January 21, 1944 – 75 years ago in a WW2 M.A.S.H. Unit

January 21, 1944
No. 1

Dear Folksies,

       Things here continue pretty much the same except that once again we have some boarders. How long they will be with us, we know not. They are just female and I had to move three of my wards-full of patients down from the second to the first floor, so as to accommodate this menagerie. Bill Kuzell has been on leave this week with Paul Stratte, and as a consequence I have taken Bill’s wards and have been kept pretty busy. I still am in supreme command of the diphtheria wards and the other day George Wood assisted me in trying to get rid of some of our persistent carriers by yanking their tonsils. George did one and I did the next two.

        Incidentally, George has been swell to me and has taught me quite a bit, letting me do a couple of appendices on some of his patients – no I don’t mean more than one appendix per patient. We’ve gotten to be rather good friends – he’s really a peach of a person.

        Roy Cohn was gone for a short time, having gone back to Africa temporarily to take friend Samson’s place, as the latter has dermatitis of the hands that would not permit him to operate. However, the dermatitis apparently cleared up rather rapidly and Roy was soon back with us again. Vivian Steger was transferred a few days ago. Why, I know now.

        Our, or I guess I should say “my” basketball team, has had a slump. The boys made me their official manager after I got them in the tournament and then, when I talked them up a great deal and had quite a goodly group to witness their first tournament game, what do they do but play the lousiest game that they had played to date. They weren’t really even playing basketball, and as a consequence, they took quite a beating from a team that they should have had no trouble beating. No one was able to play that night at all!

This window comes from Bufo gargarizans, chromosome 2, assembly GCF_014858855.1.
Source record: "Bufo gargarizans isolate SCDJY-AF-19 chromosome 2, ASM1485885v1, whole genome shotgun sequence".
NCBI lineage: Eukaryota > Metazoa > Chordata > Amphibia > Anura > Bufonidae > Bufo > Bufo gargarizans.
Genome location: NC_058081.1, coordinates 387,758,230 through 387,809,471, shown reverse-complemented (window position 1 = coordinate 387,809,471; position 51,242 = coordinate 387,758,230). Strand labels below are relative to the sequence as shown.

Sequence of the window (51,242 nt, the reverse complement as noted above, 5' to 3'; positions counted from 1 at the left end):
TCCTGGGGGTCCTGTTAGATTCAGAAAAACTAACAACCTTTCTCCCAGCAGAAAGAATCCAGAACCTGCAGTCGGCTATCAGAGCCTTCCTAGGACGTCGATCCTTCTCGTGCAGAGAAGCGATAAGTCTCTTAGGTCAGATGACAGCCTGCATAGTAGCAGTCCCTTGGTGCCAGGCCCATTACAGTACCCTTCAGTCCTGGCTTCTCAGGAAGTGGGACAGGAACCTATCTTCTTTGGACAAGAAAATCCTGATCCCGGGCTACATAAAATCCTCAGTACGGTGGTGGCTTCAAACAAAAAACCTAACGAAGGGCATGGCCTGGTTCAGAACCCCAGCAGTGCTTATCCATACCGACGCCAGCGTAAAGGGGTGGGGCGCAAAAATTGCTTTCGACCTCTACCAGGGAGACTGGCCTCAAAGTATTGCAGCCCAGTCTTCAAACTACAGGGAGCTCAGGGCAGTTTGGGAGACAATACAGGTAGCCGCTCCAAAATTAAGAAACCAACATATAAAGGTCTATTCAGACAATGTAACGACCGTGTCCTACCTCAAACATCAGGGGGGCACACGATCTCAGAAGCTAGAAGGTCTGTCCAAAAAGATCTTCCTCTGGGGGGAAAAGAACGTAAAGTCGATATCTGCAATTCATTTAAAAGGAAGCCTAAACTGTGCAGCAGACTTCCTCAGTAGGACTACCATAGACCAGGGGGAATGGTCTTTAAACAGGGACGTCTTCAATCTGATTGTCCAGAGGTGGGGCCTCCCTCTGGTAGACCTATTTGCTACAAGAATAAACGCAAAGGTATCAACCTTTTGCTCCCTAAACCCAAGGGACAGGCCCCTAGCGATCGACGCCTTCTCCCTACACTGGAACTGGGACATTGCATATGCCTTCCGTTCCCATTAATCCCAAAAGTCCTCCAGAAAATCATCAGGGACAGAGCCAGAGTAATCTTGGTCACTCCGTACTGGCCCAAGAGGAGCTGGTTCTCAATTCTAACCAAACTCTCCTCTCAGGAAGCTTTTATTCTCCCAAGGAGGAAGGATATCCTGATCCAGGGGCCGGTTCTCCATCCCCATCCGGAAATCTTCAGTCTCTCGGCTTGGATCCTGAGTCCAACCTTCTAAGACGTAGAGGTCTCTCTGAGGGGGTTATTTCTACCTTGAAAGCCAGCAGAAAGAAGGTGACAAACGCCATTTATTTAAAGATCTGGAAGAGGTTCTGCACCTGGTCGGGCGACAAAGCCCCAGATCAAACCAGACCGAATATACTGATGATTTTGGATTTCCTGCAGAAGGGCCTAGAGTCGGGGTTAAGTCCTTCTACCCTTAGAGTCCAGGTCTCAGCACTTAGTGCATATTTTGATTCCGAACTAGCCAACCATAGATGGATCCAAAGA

Then, last night, in the second game of the tournament, they did O.K., but lost by a mere one point. Last night’s game, however, was a darn good game and we didn’t mind losing that one so much, but coupled with the loss of the first one it kind of leaves us in the cellar so far as the tournament standing is concerned. Maybe they’ll do better in the next games, however.

        Of course, one difficulty is that we haven’t had any basketball with which to practice — in fact there are very few on the Island, and the only practice the boys have been able to have has been in actual games. At any rate, it isn’t an elimination type of tournament, but each team is to play every other team in the tournament and the team who has won the most games out of the 15 games will then be the winner and will travel to Africa to play the winner of the North African basketball tournament. Who knows, maybe the boys will have a winning streak from now on.